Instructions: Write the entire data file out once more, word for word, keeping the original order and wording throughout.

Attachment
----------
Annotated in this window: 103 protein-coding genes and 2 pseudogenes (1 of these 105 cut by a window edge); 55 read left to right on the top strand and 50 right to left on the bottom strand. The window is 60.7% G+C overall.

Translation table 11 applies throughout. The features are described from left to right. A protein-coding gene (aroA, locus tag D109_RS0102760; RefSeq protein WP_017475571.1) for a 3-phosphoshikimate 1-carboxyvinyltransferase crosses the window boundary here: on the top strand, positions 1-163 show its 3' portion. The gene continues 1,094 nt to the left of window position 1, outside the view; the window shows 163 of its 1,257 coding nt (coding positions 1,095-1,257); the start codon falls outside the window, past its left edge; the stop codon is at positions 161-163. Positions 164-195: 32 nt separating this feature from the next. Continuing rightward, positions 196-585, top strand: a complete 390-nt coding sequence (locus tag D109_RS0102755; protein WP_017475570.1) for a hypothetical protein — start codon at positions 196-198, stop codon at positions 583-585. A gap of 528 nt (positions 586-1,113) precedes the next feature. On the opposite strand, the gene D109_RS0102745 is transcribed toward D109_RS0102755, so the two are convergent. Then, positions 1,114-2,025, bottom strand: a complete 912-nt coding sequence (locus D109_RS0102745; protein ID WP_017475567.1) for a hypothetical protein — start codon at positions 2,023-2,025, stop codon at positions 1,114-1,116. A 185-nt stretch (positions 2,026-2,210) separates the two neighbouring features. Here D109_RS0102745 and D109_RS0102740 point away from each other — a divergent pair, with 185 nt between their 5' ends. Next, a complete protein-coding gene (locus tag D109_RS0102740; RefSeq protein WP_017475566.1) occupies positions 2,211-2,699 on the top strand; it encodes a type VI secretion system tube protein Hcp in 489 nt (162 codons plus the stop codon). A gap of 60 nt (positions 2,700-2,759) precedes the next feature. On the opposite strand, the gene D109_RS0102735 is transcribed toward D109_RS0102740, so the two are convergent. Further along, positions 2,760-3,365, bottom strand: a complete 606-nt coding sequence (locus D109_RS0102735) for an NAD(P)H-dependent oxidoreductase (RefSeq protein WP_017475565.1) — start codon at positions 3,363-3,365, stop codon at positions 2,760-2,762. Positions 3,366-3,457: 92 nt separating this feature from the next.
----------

Annotated in this window: 103 protein-coding genes and 2 pseudogenes (1 of these 105 cut by a window edge); 55 read left to right on the top strand and 50 right to left on the bottom strand. The window is 60.7% G+C overall.

Translation table 11 applies throughout. The features are described from left to right. A protein-coding gene (aroA, locus tag D109_RS0102760; RefSeq protein WP_017475571.1) for a 3-phosphoshikimate 1-carboxyvinyltransferase crosses the window boundary here: on the top strand, positions 1-163 show its 3' portion. The gene continues 1,094 nt to the left of window position 1, outside the view; the window shows 163 of its 1,257 coding nt (coding positions 1,095-1,257); the start codon falls outside the window, past its left edge; the stop codon is at positions 161-163. Positions 164-195: 32 nt separating this feature from the next. Continuing rightward, positions 196-585, top strand: a complete 390-nt coding sequence (locus tag D109_RS0102755; protein WP_017475570.1) for a hypothetical protein — start codon at positions 196-198, stop codon at positions 583-585. A gap of 528 nt (positions 586-1,113) precedes the next feature. On the opposite strand, the gene D109_RS0102745 is transcribed toward D109_RS0102755, so the two are convergent. Then, positions 1,114-2,025, bottom strand: a complete 912-nt coding sequence (locus D109_RS0102745; protein ID WP_017475567.1) for a hypothetical protein — start codon at positions 2,023-2,025, stop codon at positions 1,114-1,116. A 185-nt stretch (positions 2,026-2,210) separates the two neighbouring features. Here D109_RS0102745 and D109_RS0102740 point away from each other — a divergent pair, with 185 nt between their 5' ends. Next, a complete protein-coding gene (locus tag D109_RS0102740; RefSeq protein WP_017475566.1) occupies positions 2,211-2,699 on the top strand; it encodes a type VI secretion system tube protein Hcp in 489 nt (162 codons plus the stop codon). A gap of 60 nt (positions 2,700-2,759) precedes the next feature. On the opposite strand, the gene D109_RS0102735 is transcribed toward D109_RS0102740, so the two are convergent. Further along, positions 2,760-3,365, bottom strand: a complete 606-nt coding sequence (locus D109_RS0102735) for an NAD(P)H-dependent oxidoreductase (RefSeq protein WP_017475565.1) — start codon at positions 3,363-3,365, stop codon at positions 2,760-2,762. Positions 3,366-3,457: 92 nt separating this feature from the next.